Tenth Sunday after Pentecost- Week of August 9, 2020
Begin your devotion time by praying this prayer: Grant to us, Lord, we pray, the spirit to think and do always those things that are right, that we, who cannot exist without you, may by you be enabled to live according to your will; through Jesus Christ our Lord, who lives and reigns with you and the Holy Spirit, one God, for ever and ever. Amen. (Collects: Contemporary, Book of Common Prayer, p. 232)
Adult and Small Child
Read: Matthew 14:22-33
Reflect: Jesus is still searching for alone time to pray. Last week thousands of people followed him to his secluded spot on the side of a mountain, asking to be healed and fed. He gave up his prayer time to give the people what they wanted. This week, Jesus dismisses the huge crowd of followers, while sending his disciples away in a boat for a nighttime sail across the Sea of Galilee. Finally, he is alone and prays all night.
In the morning, a raging wind batters the disciples’ boat. They are scared, but even more terrified when they see what appears to be a ghost towards them across the Sea of Galilee. As he draws near Jesus calls out, “Take heart, it is I; do not be afraid.”
It’s easy to relate to the disciples this week. We grow scared when we see unfamiliar people in front of us, find ourselves in new situations or situations in which we have no control. These are the moments Jesus is saying to us, “Take heart, it is I; do not be afraid.” Jesus is with us, walking with us. Comforting us when we are scared and sad. Don’t be afraid; Jesus is with you.
Respond: This story is perfect for a dramatic retelling. Take turns acting out the different parts of the story: the disciples, Jesus, Peter, even the crashing waves, and the boat. Invite participants to imagine what each character is feeling throughout the events. Then, spend time talking about Jesus’ three-fold response: “Take heart, It is I; Do not be afraid.” The first offers encouragement, the second offers reassurance of Jesus’ presence, and the third reminds us not to be scared. Which of these three responses do you most need to hear today? Which response do you want to hear when your life feels stormy?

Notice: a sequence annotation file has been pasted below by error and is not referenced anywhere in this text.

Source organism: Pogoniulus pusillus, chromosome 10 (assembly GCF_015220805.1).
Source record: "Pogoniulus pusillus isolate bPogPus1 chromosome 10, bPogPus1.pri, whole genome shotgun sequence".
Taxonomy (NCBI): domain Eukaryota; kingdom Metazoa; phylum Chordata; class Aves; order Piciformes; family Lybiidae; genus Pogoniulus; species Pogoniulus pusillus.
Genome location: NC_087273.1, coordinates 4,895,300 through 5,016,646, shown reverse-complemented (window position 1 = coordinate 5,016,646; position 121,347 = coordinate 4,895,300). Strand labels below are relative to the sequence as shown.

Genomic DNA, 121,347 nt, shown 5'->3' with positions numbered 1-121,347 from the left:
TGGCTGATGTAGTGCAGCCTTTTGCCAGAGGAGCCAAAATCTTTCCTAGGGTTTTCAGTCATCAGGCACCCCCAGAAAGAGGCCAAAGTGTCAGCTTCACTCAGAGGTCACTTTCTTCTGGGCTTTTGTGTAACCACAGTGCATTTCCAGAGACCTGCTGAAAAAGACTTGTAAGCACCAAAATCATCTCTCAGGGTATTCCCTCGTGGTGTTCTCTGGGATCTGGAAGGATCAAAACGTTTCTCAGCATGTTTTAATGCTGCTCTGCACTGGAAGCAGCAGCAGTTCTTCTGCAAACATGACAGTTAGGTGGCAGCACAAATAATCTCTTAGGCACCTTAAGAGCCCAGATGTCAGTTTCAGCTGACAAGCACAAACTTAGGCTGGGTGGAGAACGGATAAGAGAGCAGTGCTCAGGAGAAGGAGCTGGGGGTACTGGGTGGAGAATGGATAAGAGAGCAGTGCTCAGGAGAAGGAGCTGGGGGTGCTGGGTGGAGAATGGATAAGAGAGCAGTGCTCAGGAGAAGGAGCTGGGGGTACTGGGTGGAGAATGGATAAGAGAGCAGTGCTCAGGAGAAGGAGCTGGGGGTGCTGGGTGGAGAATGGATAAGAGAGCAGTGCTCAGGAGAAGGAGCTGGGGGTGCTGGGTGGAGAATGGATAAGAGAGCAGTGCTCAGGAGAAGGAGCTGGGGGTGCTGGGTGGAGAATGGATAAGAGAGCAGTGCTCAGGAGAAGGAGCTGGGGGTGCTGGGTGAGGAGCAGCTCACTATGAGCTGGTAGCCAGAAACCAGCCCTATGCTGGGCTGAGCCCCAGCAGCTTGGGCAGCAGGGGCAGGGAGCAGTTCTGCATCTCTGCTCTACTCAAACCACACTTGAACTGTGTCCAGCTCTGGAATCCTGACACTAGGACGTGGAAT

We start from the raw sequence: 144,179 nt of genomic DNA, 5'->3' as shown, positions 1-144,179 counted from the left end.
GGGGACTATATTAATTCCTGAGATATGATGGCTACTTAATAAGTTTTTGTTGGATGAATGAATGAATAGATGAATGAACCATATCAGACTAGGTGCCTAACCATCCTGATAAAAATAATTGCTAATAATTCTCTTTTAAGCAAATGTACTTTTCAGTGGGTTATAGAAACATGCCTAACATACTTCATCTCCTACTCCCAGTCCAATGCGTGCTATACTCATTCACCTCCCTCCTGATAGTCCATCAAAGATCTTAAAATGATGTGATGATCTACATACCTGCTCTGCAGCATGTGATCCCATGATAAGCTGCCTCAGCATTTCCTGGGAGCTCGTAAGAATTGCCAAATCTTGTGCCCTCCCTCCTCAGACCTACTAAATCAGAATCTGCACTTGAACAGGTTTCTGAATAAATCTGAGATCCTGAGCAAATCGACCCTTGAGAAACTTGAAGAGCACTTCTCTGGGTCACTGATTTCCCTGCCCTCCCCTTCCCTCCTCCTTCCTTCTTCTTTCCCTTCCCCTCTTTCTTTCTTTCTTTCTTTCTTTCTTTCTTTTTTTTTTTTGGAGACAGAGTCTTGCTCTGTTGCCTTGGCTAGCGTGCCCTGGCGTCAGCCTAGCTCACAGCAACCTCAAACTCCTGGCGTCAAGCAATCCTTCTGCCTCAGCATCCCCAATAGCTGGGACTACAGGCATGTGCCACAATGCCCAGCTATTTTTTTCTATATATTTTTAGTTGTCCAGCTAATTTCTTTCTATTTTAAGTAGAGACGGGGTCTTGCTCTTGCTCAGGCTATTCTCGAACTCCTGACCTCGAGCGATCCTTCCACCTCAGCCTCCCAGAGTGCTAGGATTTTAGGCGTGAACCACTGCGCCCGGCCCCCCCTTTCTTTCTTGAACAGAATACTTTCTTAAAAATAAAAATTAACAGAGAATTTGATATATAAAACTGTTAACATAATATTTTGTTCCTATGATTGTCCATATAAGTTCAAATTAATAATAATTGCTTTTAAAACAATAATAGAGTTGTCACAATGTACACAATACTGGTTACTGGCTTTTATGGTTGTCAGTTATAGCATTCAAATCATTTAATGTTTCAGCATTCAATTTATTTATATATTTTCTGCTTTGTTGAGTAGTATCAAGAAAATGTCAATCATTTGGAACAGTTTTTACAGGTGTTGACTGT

- Allison Liles
Adult and Elementary
Read: Genesis 37:1-4, 12-28
Reflect: Families don’t always get along. Adults argue. Siblings bicker. This is normal. Everyone plays their roles – the baby, the bossy one, the “bad” kid. But sometimes it goes beyond bickering and families do hurtful, awful things to one another. Joseph’s family did. Joseph was the spoiled baby of his family and Joseph’s brothers couldn’t stand him. They probably teased him. He probably tattled on them. But in their jealousy, they went too far and actually thought about killing him. Fortunately, Joseph’s brother Reuben talked them out of that evil idea, but they still decided to sell Joseph to live as a slave. The brothers thought they’d be rid of Joseph and everything would be… better? But how? How could they be so horrible and so foolish? We can see this was a terrible, destructive idea and one that could only bring misery to their entire family. Yet God had other plans for Joseph and his brothers, despite the brothers’ wicked actions, and reconciled this family in a way they could never have anticipated. Have you ever fought with a family member and felt that it went too far? That something happened that could never be made right?